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Buddhadharma : Winter 2006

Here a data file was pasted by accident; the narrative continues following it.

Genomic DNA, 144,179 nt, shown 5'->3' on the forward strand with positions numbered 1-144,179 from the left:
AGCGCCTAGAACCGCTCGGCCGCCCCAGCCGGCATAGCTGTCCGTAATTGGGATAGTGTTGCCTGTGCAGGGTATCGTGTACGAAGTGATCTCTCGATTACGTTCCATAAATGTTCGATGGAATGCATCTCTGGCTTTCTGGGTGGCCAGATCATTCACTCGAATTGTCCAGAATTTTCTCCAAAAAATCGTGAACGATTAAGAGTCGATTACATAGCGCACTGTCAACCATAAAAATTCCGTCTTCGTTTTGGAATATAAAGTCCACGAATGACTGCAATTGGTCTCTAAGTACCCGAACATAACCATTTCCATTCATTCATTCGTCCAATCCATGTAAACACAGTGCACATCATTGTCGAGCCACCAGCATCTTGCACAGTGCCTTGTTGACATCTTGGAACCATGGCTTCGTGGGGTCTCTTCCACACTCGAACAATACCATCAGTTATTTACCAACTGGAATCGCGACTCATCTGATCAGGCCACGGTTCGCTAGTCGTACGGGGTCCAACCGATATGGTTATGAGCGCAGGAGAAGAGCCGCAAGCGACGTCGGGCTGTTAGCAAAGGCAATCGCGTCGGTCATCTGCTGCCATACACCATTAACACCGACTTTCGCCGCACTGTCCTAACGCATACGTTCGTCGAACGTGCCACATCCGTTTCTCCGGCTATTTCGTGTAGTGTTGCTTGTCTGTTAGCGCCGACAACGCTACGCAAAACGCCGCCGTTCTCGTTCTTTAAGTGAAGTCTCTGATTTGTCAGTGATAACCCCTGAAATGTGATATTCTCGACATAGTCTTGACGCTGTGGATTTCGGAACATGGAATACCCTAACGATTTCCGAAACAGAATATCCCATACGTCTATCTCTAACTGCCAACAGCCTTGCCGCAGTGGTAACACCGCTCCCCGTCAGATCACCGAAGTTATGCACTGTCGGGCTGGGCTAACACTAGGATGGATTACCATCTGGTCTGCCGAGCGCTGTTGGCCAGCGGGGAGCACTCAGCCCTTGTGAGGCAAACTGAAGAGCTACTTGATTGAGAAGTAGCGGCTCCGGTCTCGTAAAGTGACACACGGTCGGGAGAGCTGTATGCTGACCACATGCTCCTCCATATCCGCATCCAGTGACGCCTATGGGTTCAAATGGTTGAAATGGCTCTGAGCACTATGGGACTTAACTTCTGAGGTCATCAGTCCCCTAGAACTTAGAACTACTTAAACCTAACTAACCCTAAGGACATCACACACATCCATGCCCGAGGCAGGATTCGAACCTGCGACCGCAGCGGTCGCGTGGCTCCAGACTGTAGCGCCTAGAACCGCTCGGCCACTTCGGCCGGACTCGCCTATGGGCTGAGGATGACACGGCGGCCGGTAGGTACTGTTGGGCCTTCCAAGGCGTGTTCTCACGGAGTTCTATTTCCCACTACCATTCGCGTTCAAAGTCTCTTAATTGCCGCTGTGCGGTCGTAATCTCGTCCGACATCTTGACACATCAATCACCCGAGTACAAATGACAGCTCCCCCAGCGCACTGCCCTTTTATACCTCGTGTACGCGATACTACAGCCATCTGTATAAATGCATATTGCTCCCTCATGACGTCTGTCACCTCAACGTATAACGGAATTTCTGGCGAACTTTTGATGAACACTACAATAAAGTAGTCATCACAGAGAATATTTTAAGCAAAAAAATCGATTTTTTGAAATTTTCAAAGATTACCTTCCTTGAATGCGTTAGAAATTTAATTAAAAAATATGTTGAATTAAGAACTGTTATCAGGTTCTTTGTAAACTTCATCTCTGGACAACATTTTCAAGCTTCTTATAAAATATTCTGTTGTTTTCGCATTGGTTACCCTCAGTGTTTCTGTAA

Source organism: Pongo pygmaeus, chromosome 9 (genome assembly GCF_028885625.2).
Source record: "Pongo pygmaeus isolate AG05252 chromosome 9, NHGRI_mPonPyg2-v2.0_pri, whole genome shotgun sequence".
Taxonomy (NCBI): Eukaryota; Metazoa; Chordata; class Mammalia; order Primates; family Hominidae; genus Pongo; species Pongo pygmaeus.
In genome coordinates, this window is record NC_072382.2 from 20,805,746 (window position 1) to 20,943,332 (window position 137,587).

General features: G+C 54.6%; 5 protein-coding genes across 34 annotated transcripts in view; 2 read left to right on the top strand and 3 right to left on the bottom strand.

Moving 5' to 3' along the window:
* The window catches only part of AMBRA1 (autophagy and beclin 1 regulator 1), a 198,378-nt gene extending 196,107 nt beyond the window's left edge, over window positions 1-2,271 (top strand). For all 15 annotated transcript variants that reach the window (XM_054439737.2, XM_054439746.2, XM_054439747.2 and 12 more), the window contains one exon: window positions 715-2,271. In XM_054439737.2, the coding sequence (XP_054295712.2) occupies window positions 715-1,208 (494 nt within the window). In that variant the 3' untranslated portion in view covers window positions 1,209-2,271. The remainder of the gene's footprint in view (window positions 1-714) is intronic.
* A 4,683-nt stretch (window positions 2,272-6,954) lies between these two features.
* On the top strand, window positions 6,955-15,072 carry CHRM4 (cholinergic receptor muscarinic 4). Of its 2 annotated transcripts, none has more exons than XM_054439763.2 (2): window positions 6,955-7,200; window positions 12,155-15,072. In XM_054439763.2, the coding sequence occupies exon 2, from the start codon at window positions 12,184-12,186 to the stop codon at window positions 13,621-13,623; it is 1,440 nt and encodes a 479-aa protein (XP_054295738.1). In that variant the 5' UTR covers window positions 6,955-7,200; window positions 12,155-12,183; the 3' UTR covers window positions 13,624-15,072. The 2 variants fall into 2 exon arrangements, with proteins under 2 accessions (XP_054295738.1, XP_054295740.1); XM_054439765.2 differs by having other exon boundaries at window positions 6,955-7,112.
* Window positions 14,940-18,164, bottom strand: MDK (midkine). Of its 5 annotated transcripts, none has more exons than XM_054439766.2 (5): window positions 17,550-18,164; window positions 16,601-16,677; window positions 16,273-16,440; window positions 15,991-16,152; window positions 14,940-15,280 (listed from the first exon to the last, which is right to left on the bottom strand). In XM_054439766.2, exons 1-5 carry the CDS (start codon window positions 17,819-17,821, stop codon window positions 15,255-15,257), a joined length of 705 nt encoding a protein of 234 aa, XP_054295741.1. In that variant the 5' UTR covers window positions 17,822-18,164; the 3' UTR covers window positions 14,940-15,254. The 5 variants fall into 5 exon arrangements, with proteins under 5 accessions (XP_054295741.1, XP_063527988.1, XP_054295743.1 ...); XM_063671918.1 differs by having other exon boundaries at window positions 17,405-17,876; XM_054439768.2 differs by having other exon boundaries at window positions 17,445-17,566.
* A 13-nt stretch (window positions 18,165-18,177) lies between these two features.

winter 2006| 72 |buddhadharma Asia. In Japan, Ruth met Daisetsu Tetario Suzuki, and she also visited a Zen temple there. Two years later, she returned to Japan in order to immerse herself in formal Zen practice, and she may possibly have been the first Westerner to take on traditional Zen meditation forms, including sitting cross-legged on a zafu on the floor. She was also initiated into koan introspection, the specialty of the Rinzai school of Zen. When Ruth returned to America, a friend suggested that she contact the Japa- nese Rinzai master Shigetsu Sasaki Roshi, better known as Sokei-an, who had settled in New York City. Sokai-an was a poet and artist as well as a Zen teacher. For many years after that, Ruth alternated between the more informal householder- style Zen practice that Sokei-an presented and formal monastic study in Japan. With Ruth’s financial backing, the group around Sokei-an became more for- mal, incorporating first as the Buddhist Society of America and then renaming itself the First Zen Institute of America. During the war, Sokei-an was interned as an enemy alien. In 1943, shortly after his release and three years after Edward’s death, he married Ruth. Alan Watts, who had married Ruth’s daughter, Eleanor, in 1938, wrote about how Ruth and Sokei- an interacted, “she drawing out his bot- tomless knowledge of Buddhism; and he breaking down her rigidities with ribald tales that made her blush and giggle.” Their marriage was happy but brief, as Sokei-an died only two years later. Fifty-two and twice widowed, Ruth threw herself into the work of the First Zen Institute. Then in 1949 she returned to Japan, where she continued her prac- tice, first with Sokei-an’s dharma brother, Zuigan Goto Roshi, and then with Sesso Oda Roshi, Goto Roshi’s dharma heir. Except for an occasional trip to America or Europe, she remained in Japan for the rest of her life. While she was ordained a priest and installed as an abbot, it seems that Ruth Fuller Sasaki saw her role primarily as a translator, leading and underwriting a team that at various times included the Japanese scholars Iriya Yoshitaka, Hisao Kanaseki, and Seizan Yanagida and the Americans Burton Watson, Philip Yam- polsky, and Gary Snyder. Her scholarly endeavors produced a number of pam- phlets as well as the magisterial Zen Dust, an extensive study of the koan cur- Come practice in winter and revel in life exempt from public haunt. All manner of shikantaza and mindfulness retreats plus what you make for yourself. Mt. Equity Zendo Pennsdale, PA 17756-6564 Dai-En Bennage, abbess Tel. 570-546-2784 or mtequity.org The way of ease and joy The way of ease and joy